While on tour with Core Project Chicago this summer, I had the opportunity to explore two new cities: Kansas City and Minneapolis.  We performed “the dust” for the KC and Minneapolis Fringe Festivals. We spent two weeks in Kansas City, where we stayed with the incomparable Whitakers, followed by two weeks in Minneapolis staying with Peg, the veritable definition of ‘Minnesota nice’. Here are some highlights and observations from my experience as a touring dancer…

1. The reader: two weeks in a city is quite a stretch. I began to miss my thursday reader pick-up, chock full of interesting articles and things to do in Chicago.   

V. The Pitch: KC's free ‘newspaper’ mostly consisted of ads and bar specials. No real journalism and not much on the local arts, music, and culture.

V. Citypages: Minneapolis fares better than KC in the arts, music and culture content. Citypages, however, is still ad heavy and mostly ‘fluff’ articles.

Verdict: the reader wins easily. I never realized how much information and entertainment I got from Chicago’s free paper!

2. Art museums: Chicago has all sorts of great places to engage with art and I was happy to find that our neighbors to the west (at least these two neighbors) are making art accessible as well.

Nelson Atkins Museum in KC: It’s free! All the time! And it’s full of great art! There is also a large sculpture garden perfect for a game of tag, frisbee, or a lovely picnic.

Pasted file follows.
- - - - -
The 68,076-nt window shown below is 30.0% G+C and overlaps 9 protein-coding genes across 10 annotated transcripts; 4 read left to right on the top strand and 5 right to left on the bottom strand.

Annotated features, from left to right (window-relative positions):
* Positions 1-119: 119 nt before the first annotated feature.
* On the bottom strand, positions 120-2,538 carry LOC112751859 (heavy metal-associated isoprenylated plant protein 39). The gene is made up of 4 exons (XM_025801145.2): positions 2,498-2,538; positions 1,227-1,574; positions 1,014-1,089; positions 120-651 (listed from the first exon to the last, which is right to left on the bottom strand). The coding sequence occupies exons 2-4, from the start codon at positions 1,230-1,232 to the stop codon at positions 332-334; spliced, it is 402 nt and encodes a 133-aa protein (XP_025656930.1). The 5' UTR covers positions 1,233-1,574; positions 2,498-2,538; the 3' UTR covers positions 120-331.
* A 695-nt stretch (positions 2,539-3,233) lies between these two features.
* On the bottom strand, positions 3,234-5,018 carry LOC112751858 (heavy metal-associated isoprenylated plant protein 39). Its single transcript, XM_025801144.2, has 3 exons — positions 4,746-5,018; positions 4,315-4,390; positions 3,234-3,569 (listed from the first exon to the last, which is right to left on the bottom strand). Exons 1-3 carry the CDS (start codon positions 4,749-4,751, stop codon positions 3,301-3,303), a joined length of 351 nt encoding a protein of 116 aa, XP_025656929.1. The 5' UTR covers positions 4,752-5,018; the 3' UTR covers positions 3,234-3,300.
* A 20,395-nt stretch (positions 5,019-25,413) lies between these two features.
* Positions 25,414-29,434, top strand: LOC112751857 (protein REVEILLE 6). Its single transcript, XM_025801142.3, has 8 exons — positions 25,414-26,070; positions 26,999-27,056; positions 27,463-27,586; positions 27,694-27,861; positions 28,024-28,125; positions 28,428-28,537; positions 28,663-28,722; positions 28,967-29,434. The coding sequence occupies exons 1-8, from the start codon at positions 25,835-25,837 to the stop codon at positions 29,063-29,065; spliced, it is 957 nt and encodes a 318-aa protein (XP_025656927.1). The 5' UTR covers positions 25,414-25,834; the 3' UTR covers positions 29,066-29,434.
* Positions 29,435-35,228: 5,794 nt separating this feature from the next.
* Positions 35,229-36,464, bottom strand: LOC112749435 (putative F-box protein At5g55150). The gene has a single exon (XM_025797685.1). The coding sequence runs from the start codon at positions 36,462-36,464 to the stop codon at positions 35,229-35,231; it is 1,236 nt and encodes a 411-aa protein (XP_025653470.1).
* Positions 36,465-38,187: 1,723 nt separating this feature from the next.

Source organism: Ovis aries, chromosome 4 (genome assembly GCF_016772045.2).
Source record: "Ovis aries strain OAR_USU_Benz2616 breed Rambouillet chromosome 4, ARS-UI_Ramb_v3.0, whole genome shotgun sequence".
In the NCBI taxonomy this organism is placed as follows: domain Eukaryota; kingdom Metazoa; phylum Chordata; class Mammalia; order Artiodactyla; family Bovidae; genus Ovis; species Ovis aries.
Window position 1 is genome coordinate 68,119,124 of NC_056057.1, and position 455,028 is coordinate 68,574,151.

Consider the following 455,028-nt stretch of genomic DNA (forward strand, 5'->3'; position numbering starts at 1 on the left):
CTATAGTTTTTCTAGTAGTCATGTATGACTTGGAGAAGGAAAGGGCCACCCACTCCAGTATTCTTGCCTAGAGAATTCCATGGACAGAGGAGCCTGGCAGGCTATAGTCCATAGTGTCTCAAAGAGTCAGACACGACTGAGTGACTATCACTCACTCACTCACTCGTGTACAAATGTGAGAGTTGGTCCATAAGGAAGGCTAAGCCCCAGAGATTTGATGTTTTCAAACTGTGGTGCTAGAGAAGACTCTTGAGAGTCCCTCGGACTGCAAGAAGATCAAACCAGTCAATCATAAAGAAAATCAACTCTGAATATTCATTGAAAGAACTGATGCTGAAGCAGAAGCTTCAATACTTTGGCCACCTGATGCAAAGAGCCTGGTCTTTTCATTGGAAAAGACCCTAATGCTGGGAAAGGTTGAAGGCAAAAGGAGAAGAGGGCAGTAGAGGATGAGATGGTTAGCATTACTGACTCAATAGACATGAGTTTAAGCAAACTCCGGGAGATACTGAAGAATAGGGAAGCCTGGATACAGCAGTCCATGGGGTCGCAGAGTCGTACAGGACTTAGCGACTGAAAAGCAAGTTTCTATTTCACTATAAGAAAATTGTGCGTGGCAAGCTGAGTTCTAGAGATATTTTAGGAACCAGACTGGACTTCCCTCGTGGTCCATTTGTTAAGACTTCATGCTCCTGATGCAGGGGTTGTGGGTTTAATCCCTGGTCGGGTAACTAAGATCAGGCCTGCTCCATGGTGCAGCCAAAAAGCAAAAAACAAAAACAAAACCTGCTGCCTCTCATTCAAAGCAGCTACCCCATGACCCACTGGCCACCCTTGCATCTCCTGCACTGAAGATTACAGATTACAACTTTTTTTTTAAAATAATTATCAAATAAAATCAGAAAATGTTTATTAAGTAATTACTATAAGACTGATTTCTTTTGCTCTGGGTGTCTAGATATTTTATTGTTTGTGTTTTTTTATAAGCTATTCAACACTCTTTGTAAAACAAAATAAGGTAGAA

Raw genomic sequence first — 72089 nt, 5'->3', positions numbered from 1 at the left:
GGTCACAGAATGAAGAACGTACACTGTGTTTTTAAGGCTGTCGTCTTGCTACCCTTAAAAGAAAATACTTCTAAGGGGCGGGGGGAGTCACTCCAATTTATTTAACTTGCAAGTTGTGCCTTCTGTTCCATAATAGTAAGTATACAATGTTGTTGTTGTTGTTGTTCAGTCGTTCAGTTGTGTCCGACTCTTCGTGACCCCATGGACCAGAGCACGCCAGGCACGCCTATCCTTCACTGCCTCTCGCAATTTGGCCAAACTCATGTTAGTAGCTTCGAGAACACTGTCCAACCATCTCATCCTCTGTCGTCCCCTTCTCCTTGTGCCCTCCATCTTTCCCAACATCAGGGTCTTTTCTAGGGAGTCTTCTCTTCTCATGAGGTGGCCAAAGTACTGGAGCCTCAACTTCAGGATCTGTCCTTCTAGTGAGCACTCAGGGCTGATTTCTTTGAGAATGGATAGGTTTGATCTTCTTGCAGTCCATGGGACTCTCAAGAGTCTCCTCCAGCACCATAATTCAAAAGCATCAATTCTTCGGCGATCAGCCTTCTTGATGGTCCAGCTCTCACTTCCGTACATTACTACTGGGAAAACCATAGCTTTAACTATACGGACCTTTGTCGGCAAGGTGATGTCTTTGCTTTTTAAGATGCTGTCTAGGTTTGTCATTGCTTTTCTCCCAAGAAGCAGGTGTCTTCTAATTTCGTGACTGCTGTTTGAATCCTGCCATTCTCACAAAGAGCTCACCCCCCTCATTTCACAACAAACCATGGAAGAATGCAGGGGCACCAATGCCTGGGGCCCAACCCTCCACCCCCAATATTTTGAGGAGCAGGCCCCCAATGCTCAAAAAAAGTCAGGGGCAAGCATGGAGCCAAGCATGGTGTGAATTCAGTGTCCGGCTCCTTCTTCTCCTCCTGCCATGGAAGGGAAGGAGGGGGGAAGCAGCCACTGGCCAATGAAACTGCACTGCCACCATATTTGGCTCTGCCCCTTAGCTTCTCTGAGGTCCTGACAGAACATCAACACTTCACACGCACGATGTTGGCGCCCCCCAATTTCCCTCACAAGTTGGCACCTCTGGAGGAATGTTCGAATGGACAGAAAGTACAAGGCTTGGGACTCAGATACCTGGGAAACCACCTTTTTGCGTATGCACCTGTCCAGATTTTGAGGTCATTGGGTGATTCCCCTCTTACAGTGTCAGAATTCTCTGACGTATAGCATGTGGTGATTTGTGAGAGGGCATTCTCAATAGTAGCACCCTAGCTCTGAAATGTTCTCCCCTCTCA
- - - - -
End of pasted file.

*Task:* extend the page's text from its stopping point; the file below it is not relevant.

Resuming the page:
Walker Art Center in Minneapolis: also available for free but only on Thursdays thanks to target. It’s an impressive contemporary art center with another lovely sculpture garden. However, what excited me most was the merce cunningham exhibit. Cunningham is one of the founders of modern dance. His is also one of my favorite techniques to practice. The exhibit featured some of his innovative sculptural costumes, video of performances dating back to the early 1950s, and video of interviews with his dancers from throughout his career (1953-2009).

Cunningham 1

3. Local shops: being on tour requires discipline, self reliance and frugality. I tried not to drop precious grocery money at big chain stores but these local shops deserved every penny of my budget they received.

Artist and Craftsman Supply Store: KC a great little shop in a cool area of town called crossroads. I wound up with a couple of lovely postcards for family and friends as well as a nice little sketch pad.